Under the Peace of 1910, signed in August, the United States claimed the new Territory of Southern California, formerly the provinces of Baja California and Baja California Sur. American troops would begin to withdraw from Sonora, Sinaloa and Durango as Mexican troops became available to replace them and, in the interim, the US Army would defend Mexico's territorial integrity from any incursion from Chihuahua. The US would also agree not to recognise the government of Chihuahua until such time as recognition was extended by Mexico and would agree not to supply arms to Orozco.

Of course, the historical importance of the treaty is now well known. The creation of a second Californian territory gave rise to the first discussions about the border between them, with some arguing that the country and the region would be better served with a border further north. It was further argued that, with a reorganisation of current northern districts into the south, Southern California would have sufficient population and integration with the Union to immediately move toward statehood. Democrats members were particularly interested in the idea of sending Republican districts into a new state; however, eventually, the idea was put aside. Nonetheless, the debate had been opened, one that would eventually see the admission of Southern California with San Diego as a capital and Los Angeles as its major population centre.

There would be a major efficiency drive, to rid government of waste. Monies saved would go into the foundation of a network of national universities, including schools of business and engineering, tax concessions for research and development and the creation of a national-wide public health system. The plan for a corporate personhood amendment was scrapped.

He also announced that the Commerce Department and the Attorney General's Department would be "abandoning their adversarial relationship with business" to forge cooperative partnerships between government and business. They would focus on reducing industrial disputes and accidents, levelling out economic fluctuations, standardising products and designs and promoting international trade by offering practical advice and help to business. Treasury would work on a scheme to promote home ownership and would use weight in the banking sector to create new long-term home mortgages to stimulate housing construction. Radio broadcasting would be organised, developed and regulated. Major new projects in irrigation, the expansion of electric power and flood control would be undertaken. A new air transport industry would be encouraged.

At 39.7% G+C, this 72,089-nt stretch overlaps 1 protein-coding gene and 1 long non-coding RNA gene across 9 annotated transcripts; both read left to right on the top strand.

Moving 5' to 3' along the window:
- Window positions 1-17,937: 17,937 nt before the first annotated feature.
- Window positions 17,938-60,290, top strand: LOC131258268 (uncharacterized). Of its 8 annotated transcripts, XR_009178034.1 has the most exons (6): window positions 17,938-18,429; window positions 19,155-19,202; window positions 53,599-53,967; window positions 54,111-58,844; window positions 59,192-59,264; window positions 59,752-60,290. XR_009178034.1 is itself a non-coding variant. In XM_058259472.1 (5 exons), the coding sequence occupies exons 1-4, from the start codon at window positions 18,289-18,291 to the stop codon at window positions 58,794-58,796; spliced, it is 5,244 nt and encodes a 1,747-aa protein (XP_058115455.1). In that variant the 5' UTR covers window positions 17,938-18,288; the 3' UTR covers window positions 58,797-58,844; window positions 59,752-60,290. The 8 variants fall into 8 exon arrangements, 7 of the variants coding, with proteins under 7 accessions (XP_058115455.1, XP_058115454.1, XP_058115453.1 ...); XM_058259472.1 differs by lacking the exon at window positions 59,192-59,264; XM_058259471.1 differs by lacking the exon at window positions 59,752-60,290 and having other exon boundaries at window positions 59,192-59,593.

All in all, Roosevelt announced a radical reform of the Administration's agenda. He stated that the Republican Party remained the "party of the American future" and indicated, quite clearly, that he was still a potential candidate in the race for 1912.


The End of the Edwardian Age


It was a gorgeous spectacle on the morning of 6 May. The nine kings rode past as the crowd, waiting in awe, could not keep back gasps of admiration. In scarlet and blue and green and purple, three by three the sovereigns rode through the palace gates, with plumed helmets, gold braid, crimson sashes, and jewelled orders flashing in the sun. After them came five heirs apparent, forty more imperial or royal highnesses, seven queens—four dowager and three regnant—and a scattering of special ambassadors from uncrowned countries. Together they represented seventy nations in the greatest assemblage of royalty and rank ever gathered in one place. Then Big Ben tolled nine and the cortege left the palace and the sun of the old world began a dying blaze of splendour never to be seen again.